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To Widen Their Reach, Social Programs Enlist Partners

Report Highlights How 45 Nonprofits Used Three Types of Partnerships to Expand
April 20, 2018 6 Min Read

​Higher Achievement provides intensive beyond-the-school-day study and enrichment to middle school kids in underserved communities. The Campus Kitchens Project serves up nutritious meals to the hungry. And Climate Matters distributes free, research-based videos about climate change to TV weathercasts.

​A mentor and student hit the books at a Higher Achievement program in Washington, D.C.
​A mentor and student hit the books at a Higher Achievement program in Washington, D.C.

Three social programs with three different missions—and an intriguing commonality. Each one has successfully widened its reach in recent years by working in partnership with others, albeit in varied ways.      

The three are among 45 nonprofits showcased in a recent report on expansion via partnership. In Strategies to Scale Up Social Programs: Pathways, Partnerships and Fidelity, authors R. Sam Larson, James W. Dearing and Thomas E. Backer explore this terrain, examining such matters as how partners find one another and the extent to which program creators demand “fidelity,” or faithfulness to the original programming model, vs. valuing adaptation.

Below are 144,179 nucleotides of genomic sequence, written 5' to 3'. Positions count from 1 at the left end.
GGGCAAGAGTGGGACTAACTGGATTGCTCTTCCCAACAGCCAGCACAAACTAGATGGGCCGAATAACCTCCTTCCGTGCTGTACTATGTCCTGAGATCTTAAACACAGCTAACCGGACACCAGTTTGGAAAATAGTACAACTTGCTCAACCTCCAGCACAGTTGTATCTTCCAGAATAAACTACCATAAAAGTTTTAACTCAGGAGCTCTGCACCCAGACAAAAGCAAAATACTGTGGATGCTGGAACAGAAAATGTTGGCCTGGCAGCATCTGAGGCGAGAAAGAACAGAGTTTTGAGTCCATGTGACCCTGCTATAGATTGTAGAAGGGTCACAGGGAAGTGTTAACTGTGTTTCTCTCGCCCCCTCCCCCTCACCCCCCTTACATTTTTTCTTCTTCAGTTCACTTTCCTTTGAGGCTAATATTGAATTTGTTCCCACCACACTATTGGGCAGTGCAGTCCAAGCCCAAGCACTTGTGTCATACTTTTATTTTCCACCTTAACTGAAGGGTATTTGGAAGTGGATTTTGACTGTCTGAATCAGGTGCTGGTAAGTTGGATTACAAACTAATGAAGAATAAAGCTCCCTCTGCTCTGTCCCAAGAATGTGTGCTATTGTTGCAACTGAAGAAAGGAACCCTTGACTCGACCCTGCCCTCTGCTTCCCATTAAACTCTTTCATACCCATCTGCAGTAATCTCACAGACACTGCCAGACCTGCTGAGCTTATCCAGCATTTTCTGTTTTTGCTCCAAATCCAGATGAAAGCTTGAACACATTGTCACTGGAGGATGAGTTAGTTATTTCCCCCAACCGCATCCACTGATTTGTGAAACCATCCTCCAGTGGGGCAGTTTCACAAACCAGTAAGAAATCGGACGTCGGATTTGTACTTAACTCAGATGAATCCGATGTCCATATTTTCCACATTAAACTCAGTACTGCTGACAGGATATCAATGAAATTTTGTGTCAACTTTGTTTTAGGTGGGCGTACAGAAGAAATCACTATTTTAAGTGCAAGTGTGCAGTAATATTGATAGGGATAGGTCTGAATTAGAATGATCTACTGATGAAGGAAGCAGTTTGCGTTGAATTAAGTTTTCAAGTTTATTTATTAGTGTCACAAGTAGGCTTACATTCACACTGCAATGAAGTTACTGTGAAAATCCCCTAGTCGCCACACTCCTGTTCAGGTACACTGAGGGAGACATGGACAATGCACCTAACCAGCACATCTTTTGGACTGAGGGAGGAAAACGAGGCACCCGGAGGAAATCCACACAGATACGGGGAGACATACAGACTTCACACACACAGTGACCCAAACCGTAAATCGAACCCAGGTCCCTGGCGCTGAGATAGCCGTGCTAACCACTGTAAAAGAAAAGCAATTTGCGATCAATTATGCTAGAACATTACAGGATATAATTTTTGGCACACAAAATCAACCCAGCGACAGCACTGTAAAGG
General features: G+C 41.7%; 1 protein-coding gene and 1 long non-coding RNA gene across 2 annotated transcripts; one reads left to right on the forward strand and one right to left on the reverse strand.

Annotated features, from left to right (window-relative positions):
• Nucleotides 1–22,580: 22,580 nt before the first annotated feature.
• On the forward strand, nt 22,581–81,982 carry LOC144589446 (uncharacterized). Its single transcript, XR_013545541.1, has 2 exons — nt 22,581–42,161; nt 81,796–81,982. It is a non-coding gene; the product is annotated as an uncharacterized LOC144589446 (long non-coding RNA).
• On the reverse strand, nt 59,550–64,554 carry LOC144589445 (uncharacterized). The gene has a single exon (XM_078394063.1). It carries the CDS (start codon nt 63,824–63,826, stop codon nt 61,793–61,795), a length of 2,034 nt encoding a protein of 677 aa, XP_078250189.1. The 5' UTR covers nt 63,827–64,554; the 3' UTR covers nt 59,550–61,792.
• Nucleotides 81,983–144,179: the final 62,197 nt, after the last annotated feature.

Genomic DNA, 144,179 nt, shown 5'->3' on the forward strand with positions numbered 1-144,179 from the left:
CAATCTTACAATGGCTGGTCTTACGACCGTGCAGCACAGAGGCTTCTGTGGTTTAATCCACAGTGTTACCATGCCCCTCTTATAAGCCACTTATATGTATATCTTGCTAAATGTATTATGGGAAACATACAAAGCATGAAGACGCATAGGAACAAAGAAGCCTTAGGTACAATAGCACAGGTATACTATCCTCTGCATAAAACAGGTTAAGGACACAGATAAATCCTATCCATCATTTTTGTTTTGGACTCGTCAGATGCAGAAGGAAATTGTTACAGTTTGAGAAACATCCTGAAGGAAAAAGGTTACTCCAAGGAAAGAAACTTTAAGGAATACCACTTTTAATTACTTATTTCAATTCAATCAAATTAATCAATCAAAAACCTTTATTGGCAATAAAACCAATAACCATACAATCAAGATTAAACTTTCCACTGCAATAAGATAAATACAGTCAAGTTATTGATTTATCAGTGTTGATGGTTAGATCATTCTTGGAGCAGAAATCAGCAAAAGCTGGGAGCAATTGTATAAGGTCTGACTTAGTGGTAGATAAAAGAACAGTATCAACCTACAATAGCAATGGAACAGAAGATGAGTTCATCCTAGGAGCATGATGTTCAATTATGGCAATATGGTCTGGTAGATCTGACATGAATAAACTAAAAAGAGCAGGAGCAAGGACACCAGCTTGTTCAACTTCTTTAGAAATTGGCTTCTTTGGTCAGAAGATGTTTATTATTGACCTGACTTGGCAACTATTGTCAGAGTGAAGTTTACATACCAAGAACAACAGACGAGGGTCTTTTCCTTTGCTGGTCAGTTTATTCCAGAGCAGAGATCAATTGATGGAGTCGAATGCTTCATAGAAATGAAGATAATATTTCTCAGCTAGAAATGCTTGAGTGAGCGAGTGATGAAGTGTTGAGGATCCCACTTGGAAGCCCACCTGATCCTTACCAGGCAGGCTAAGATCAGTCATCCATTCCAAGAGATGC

As a foundation whose work involves testing possible solutions to problems in our focus areas (school leadership, the arts, and learning and enrichment for disadvantaged children), Wallace commissioned the report in part to find out more about how successful nonprofit efforts could expand. Several of the organizations studied in the report, including Higher Achievement, have been Wallace grantees.

A group of young black girls, standing backstage, one sticking out her tongue. All wearing green Higher Achievement t-shirts
Baltimore middle-schoolers backstage at a performance of poetry written by Higher Achievement students.

To be included in the write-up, all the efforts had to have evidence of effectiveness and fall into one of three areas: health, education and youth development. The range of enterprises, however, is wide—from prenatal care for low-income women (Nurse-Family Partnership) to summer learning (Power Scholars Academy, another Wallace-supported endeavor) to business education for entrepreneurs in underserved areas (Streetwise MBA). 

Whatever their mission, each of the 45 faced a fundamental question before scaling up via partnership: What was the best course to take? In short, the report found three common partnership paths.